Lately I’ve been receiving a barrage of emails from the incumbent civic party reminding me how wonderful food carts and backyard chickens are. Also: send money.
The latest arrived just before Easter, that geegawed Rite of Spring, the festival of rebirth and renewal.
A self-deprogrammed “Polish” Catholic I may be, but the faith has long and tenacious tendrils –like a freakishly oversized and invisible Portuguese Man-of-War. Over the weekend I was stung by a confessorial nematocyst, if you will.
For the record, I last attended confession on Holy Thursday, 1982. As I recall, I confessed to a priest that I had borrowed a move from Onan’s playbook and the subsequent barrage of creepy questions regarding my motivations set me promptly on the path to atheism.
But there’s something that’s bothering me –bothering me enough to make me want to end my long confession-free streak. Something for which I am profoundly ashamed. For the good of what I could describe as my soul, I feel the need to confess this transgression, and I feel its necessary to confess specifically to you. Just so we’re clear.
In the 2008 municipal election, I supported Vision Vancouver.
By “support” I don’t only mean that I voted for them –although I did that, too.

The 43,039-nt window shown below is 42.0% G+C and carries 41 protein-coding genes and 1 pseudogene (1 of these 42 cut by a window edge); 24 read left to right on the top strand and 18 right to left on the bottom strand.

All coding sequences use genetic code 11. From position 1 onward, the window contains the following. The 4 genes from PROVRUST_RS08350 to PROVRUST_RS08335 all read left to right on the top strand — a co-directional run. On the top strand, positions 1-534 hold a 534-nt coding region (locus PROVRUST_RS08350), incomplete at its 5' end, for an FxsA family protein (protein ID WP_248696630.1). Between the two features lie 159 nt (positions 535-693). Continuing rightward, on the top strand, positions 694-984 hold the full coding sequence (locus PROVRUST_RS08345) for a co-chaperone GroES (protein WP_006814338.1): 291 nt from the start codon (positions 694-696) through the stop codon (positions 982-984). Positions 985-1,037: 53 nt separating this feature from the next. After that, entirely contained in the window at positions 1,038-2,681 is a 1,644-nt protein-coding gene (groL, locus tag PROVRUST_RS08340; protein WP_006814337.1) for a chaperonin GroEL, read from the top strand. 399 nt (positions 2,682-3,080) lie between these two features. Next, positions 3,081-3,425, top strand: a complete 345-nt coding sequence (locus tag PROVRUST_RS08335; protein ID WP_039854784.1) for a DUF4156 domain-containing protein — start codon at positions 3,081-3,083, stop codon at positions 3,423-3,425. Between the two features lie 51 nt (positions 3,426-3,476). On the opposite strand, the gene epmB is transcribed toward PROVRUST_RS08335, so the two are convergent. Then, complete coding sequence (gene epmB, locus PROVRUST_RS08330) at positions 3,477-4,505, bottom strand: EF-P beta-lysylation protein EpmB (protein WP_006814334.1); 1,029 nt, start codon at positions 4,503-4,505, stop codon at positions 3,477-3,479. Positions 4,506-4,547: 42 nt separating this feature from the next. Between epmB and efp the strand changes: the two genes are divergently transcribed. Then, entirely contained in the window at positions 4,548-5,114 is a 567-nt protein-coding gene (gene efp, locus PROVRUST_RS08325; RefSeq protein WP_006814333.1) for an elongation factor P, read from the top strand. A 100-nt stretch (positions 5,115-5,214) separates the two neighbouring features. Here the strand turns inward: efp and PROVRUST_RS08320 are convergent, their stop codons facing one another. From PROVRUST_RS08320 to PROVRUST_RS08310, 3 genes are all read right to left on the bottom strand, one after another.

I bought a party membership.
I attended several fundraising events.
I volunteered to call potential supports to secure their vote.
On the eve of that vote I went knocking door to door in my neighbourhood.
I wrote a cheque to one candidate in particular for an amount that was –given my circumstances- pretty generous.
At a gathering I hosted to mark what became the occasion of Barack Obama’s election as President of the United States (the subject of a separate confession), I actively solicited my friends to lend their support.
And, yes, I voted for them.
And I attended the victory party. It was there, on the first night of the new regime, that I had an inkling of my moral error: I didn’t like the crowd, a bunch of corporate squarejohn types; the political clichés rang pretty hollow; and, it dawned on me what a bumbling speaker the newly elected Mayor was –a graduate, with honours, of the Paul Martin School of Oration.
I had believed them, and that was my sin: I was naïve, a sucker, willfully ignorant of the face of power and its proxies.
My support is long gone, and only the emails remain. They serve as a kind of scourge and a reminder that I need to atone.